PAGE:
One of the more frustrating aspects of running a medical practice is the constant calls and emails asking about the cost of procedures. This annoys doctors because it makes them feel that their training and expertise accounts for nothing. As though, all that really matters is “how much is this gonna cost me?!” But doctors also need to recognize that just because someone asks about price doesn’t necessarily make them a price shopper.
Two types of price shoppers
When people ask about price, there are those simply calling each office trying to find the cheapest doctor with no regard to quality or certification. Those are the patients doctors supposedly don’t want.
The other type is the person who has a genuine curiosity about price. Just like they wouldn’t go to an open house without knowing the cost of the home, or wouldn’t go to the dealership without knowing the cost of a car, they don’t want to waste their time on a consult if they can’t afford it. This of course, is very reasonable.
But sometimes doctors send mixed messages.
But do doctors really dislike price shoppers?
On the one hand, doctors say they don’t want price shoppers for the reasons stated above. This is also why they don’t list pricing on their website because then it looks like they’re trying to compete on price or indulge the patient by saying, “here’s the cost, that’s all that matters!”
But these same doctors that say they don’t like price shoppers also routinely run specials and other discounted promotions (ie $10 per unit BOO-tox for Halloween, Labor Day specials etc). Well, who do you think is showing up for those discounted treatments? In other words, if you don’t like price shoppers, why are you encouraging their behavior?! If your goal is to weed out price shoppers from your practice, then why weed in price shoppers with specials?
The reason is, doctors need patients. And during traditionally slow parts of the year, doctors have to find a way to bring patients in, so they run specials. Yes, this will result in bringing in some price shoppers. So while a doctor can’t eliminate price shoppers from their practice, they can do a better job differentiating between the price shopper they like vs the price shopper they don’t like.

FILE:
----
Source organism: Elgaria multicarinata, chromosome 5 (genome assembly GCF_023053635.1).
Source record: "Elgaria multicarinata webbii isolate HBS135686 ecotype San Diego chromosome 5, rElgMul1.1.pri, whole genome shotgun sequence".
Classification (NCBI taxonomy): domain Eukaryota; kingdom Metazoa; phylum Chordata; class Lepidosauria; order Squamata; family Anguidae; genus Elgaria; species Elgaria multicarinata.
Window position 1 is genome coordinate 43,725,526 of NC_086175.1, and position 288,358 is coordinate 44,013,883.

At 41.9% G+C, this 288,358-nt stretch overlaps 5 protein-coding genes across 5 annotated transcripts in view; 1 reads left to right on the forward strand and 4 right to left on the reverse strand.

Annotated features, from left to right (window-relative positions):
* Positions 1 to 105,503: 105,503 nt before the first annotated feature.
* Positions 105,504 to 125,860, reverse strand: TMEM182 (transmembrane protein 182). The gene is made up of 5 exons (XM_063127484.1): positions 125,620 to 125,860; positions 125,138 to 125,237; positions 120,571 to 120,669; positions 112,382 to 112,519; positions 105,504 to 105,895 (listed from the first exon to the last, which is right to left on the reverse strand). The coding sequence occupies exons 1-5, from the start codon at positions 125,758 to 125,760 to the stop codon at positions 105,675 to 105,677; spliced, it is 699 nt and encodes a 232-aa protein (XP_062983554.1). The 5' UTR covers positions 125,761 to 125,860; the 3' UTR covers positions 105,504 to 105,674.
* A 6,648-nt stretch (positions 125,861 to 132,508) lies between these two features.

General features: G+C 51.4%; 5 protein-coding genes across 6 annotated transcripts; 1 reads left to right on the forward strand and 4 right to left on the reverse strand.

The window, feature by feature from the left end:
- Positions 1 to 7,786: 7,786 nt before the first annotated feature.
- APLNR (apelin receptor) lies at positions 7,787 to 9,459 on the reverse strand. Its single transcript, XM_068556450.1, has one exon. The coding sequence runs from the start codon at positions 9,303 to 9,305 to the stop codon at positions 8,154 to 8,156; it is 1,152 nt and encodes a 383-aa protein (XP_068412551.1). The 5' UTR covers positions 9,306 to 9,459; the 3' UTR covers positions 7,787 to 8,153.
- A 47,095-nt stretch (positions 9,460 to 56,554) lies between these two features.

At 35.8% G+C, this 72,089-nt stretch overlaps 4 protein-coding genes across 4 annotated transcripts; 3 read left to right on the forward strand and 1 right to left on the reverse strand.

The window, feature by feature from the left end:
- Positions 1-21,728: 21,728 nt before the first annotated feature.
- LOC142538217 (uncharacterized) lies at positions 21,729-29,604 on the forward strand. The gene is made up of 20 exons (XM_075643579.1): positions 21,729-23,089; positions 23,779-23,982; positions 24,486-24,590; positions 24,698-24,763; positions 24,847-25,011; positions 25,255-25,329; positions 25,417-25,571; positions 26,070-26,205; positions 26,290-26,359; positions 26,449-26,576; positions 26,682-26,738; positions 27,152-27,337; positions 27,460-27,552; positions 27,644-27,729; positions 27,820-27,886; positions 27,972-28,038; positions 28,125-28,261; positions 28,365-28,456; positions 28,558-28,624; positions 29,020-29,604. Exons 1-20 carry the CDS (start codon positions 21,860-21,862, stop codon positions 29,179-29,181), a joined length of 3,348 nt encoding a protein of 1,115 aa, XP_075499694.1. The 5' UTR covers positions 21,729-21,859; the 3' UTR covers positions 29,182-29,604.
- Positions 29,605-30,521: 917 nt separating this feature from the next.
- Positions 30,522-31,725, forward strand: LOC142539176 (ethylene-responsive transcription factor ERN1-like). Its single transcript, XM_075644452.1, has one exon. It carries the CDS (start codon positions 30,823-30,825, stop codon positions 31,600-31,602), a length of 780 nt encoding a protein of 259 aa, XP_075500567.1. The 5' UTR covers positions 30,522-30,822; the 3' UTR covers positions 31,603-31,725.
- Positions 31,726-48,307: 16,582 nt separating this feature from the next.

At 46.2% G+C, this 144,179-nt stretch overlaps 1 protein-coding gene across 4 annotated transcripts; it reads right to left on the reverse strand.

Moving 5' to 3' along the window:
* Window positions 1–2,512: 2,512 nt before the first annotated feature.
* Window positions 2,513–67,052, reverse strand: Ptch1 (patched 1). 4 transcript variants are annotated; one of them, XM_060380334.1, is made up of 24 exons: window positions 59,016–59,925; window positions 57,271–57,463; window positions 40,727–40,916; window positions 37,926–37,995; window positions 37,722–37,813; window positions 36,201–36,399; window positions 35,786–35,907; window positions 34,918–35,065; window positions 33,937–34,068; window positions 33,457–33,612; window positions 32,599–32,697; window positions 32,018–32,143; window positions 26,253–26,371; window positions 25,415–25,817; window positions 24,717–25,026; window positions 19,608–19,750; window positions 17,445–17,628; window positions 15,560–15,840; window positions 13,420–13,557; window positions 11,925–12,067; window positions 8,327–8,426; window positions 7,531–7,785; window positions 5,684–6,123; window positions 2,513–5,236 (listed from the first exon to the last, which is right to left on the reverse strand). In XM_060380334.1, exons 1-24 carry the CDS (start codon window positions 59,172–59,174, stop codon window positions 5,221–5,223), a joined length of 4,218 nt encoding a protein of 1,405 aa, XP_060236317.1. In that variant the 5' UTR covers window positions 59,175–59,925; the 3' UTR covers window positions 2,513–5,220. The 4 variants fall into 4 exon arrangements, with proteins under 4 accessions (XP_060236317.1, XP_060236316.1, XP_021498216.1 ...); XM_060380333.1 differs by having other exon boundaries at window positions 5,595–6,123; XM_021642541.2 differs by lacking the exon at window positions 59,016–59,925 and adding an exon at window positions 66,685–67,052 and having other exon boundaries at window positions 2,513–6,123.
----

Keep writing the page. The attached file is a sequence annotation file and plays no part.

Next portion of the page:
Automation is key
With so many calls and inquiries about pricing, doctors and their front office staff need to be more efficient in separating out the two different types of price shoppers. The question is how. Automation is synonymous with efficiency.
When a consumer checks pricing through my website , they’ll find I have a Price Estimator. But what’s unique about my Price Estimator is that the consumer can’t see pricing until they choose procedures of interest and enter their contact info. Once they take these very simple steps, automation kicks in. They automatically receive an estimate for the procedure they’re interested in and my front office staff automatically receives the consumer’s contact info.
Therefore, through an automated process, we have combined price transparency with lead generation. When we follow up these leads, the patient can do one of two things. Book a consult or not. If they’re serious and come in for a consult, these price-aware patient are 41% more likely to book a procedure according to this study in a peer reviewed journal.
By using pricing as a “carrot” to get consumers into your sales funnel, the practice can build a huge patient database for future remarketing via email campaigns. Even if the patient doesn’t come in immediately, they may eventually come in after enough “touch points.”
The bottom line is that discussing pricing on your website shouldn’t be seen as a strategy that involves competing on price. Don’t compete on price. Be one of the few doctors that offers pricing information in an otherwise price-opaque healthcare environment. By giving patients what they want (pricing info), you’ll be competing on customer service, not price.
If you think you could use a Price Estimator on our website to weed out price shoppers, click here.